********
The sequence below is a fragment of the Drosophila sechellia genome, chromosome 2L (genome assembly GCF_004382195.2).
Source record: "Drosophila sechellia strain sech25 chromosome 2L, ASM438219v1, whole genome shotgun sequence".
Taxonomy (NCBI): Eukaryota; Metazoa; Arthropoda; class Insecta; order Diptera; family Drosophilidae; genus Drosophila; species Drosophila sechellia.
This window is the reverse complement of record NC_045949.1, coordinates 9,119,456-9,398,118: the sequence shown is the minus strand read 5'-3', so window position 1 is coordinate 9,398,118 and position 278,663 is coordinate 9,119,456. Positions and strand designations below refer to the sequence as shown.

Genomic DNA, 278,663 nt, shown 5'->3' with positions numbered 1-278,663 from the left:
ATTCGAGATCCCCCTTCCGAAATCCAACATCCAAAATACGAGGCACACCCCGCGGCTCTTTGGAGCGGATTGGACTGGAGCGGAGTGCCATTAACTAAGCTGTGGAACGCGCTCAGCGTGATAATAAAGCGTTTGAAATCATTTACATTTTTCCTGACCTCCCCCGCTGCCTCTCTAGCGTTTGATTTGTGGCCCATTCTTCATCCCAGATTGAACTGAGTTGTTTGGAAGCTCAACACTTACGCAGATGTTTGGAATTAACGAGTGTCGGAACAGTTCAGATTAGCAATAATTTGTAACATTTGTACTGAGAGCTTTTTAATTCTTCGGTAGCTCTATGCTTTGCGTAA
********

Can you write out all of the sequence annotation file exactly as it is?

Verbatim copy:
The sequence below is a fragment of the Drosophila sechellia genome, chromosome 2L (genome assembly GCF_004382195.2).
Source record: "Drosophila sechellia strain sech25 chromosome 2L, ASM438219v1, whole genome shotgun sequence".
Taxonomy (NCBI): Eukaryota; Metazoa; Arthropoda; class Insecta; order Diptera; family Drosophilidae; genus Drosophila; species Drosophila sechellia.
This window is the reverse complement of record NC_045949.1, coordinates 9,119,456-9,398,118: the sequence shown is the minus strand read 5'-3', so window position 1 is coordinate 9,398,118 and position 278,663 is coordinate 9,119,456. Positions and strand designations below refer to the sequence as shown.

Genomic DNA, 278,663 nt, shown 5'->3' with positions numbered 1-278,663 from the left:
ATTCGAGATCCCCCTTCCGAAATCCAACATCCAAAATACGAGGCACACCCCGCGGCTCTTTGGAGCGGATTGGACTGGAGCGGAGTGCCATTAACTAAGCTGTGGAACGCGCTCAGCGTGATAATAAAGCGTTTGAAATCATTTACATTTTTCCTGACCTCCCCCGCTGCCTCTCTAGCGTTTGATTTGTGGCCCATTCTTCATCCCAGATTGAACTGAGTTGTTTGGAAGCTCAACACTTACGCAGATGTTTGGAATTAACGAGTGTCGGAACAGTTCAGATTAGCAATAATTTGTAACATTTGTACTGAGAGCTTTTTAATTCTTCGGTAGCTCTATGCTTTGCGTAA